Little brothers are annoying. They break things, they whine incessantly and they leave LEGO bricks all over the floor. All you can do is wait until they grow up and hope for the best. Like they say in Finland: Boys will be boys no matter how long you fry them in oil.
The titular little brothers in this 1988 doorstopper are something else entirely. They’re ratty little humanoid things with fangs and razor-sharp talons. Over the years they’ve developed a taste for human flesh.
“My ancestors—the Mi’ kmaq—call them untcigahunk (translation: younger or older brothers) because they look pretty much like people,” explains John Watson. “But they’re small, ugly and vicious. Supposedly the Great Spirit created them before he created Man.”
Now living underground, the untcigahunk come to the surface every five years for a little nasty fun. “When I was young,” continues Watson, “my grandfather would tell me stories about them. I always felt in some way like they were a small bit of revenge for what white colonizers did to my people.”
Old Man Watson might be right. There are a lot of white people living in Thornton, Maine, and twice a decade a spike in deaths plagues the small town. Who can really say, ultimately, what motivates the untcigahunk? The fact remains: They show up on a regular basis. And when they do, they bring death with them.
The Howard family knows firsthand how deadly the creepy little buggers are. After all these years, Bill continues to mourn the death of his wife following a vicious untcigahunk attack. And Kip, the youngest of his two sons, is still in shock after seeing his mother slashed to ribbons.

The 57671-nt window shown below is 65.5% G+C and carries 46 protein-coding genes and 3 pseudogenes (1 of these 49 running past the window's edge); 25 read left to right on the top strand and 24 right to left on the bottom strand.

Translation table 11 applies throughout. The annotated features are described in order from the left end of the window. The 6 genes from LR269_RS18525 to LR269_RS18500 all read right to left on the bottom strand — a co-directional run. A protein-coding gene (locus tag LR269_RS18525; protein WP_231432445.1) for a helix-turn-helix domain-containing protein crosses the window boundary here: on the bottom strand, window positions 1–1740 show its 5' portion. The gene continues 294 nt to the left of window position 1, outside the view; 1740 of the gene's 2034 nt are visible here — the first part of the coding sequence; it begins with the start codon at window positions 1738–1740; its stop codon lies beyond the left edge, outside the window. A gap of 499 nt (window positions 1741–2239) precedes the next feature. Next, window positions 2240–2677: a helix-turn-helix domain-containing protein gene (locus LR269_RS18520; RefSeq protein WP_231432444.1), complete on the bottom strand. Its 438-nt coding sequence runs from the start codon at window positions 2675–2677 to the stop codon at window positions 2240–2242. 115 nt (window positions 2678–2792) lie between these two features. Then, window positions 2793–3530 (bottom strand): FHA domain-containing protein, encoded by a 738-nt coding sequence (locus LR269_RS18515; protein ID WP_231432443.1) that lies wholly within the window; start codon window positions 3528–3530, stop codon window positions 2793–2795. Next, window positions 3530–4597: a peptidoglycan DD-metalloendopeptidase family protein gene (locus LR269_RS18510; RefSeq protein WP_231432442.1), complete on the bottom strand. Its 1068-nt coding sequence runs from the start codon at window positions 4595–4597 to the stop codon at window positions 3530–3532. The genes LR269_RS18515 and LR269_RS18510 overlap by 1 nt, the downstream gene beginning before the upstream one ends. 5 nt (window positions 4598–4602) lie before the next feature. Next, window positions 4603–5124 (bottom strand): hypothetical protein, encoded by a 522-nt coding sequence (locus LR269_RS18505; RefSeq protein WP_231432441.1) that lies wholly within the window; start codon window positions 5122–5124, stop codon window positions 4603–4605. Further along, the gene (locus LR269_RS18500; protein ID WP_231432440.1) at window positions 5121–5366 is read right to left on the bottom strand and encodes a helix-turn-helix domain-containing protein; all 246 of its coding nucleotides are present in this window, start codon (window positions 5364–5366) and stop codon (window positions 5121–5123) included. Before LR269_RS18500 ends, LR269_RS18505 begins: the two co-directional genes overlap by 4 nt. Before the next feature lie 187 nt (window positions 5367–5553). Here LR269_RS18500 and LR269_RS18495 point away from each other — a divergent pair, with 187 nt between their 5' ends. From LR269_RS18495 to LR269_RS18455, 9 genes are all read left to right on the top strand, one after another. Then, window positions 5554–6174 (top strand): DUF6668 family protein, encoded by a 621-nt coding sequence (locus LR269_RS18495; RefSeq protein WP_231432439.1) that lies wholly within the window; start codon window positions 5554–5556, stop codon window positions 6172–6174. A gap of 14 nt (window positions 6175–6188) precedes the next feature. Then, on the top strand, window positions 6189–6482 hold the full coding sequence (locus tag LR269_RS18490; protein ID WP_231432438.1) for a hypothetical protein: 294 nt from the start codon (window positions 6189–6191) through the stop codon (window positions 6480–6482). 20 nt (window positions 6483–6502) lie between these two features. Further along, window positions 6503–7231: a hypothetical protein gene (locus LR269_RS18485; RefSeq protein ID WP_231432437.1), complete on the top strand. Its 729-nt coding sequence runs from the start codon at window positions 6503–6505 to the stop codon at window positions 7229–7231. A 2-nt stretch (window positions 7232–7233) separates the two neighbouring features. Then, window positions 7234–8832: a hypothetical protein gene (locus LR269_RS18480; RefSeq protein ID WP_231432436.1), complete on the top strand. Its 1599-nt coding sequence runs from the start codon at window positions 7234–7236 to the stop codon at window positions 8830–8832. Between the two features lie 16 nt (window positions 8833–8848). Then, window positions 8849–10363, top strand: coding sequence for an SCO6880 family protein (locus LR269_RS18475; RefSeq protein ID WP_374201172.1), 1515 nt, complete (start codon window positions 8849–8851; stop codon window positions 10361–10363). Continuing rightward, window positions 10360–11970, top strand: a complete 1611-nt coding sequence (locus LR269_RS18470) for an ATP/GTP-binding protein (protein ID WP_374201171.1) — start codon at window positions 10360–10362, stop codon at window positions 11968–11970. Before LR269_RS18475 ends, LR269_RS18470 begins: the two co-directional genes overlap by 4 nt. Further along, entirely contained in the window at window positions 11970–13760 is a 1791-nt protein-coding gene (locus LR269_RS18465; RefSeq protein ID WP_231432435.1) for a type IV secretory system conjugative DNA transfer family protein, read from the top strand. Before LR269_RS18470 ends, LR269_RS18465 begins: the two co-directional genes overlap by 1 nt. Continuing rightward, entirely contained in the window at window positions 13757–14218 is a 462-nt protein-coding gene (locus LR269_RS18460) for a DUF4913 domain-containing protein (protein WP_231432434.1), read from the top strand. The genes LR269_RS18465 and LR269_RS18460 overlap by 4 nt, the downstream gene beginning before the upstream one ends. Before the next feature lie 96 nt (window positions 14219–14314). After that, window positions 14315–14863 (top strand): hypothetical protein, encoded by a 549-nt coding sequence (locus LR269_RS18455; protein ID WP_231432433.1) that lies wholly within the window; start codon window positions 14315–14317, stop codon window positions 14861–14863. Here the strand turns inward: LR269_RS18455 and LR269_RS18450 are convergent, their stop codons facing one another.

More than his father, Kip is having a particularly hard time getting over the tragedy. After years of counseling (and a little encouragement from Watson) he decides to confront the untcigahunk for some therapeutic revenge. “If I run into any of those things,” growls the 12-year-old little boy, “well, then, they’d just better watch their asses!”
Kip and Watson descend into the untcigahunk underground lair with a bunch of inadequate supplies (a canteen full of water, a flashlight and a hunting knife). Watson is carrying a long gun, but he knows how hopeless their expedition really is. Fifteen shotguns, he figures, wouldn’t be enough to stop an onrush of subterranean monsters.
Meanwhile, there’s a ton of subplots going on in Thornton. There’s a romance brewing, a little infidelity, racism, abusive bullying, juvenile delinquent high jinx, sex, drugs and rock’n’roll. It’s the era of primetime MTV and the climate is jacked with a soundtrack of Ratt, Van Halen and Judas Priest.
Don’t get too involved with these subplots, however. All of them (every single one!) go unresolved and unfulfilled. Once the story goes underground, everything above ground becomes irrelevant. But is that a bad thing? Probably not. Like all good monster novels, Little Brothers is absolutely resolute. The untcigahunk are the stars here. Don’t be distracted by anything else.
[Little Brothers / By Rick Hautala / First Printing: March 1988 / ISBN: 9780821722763]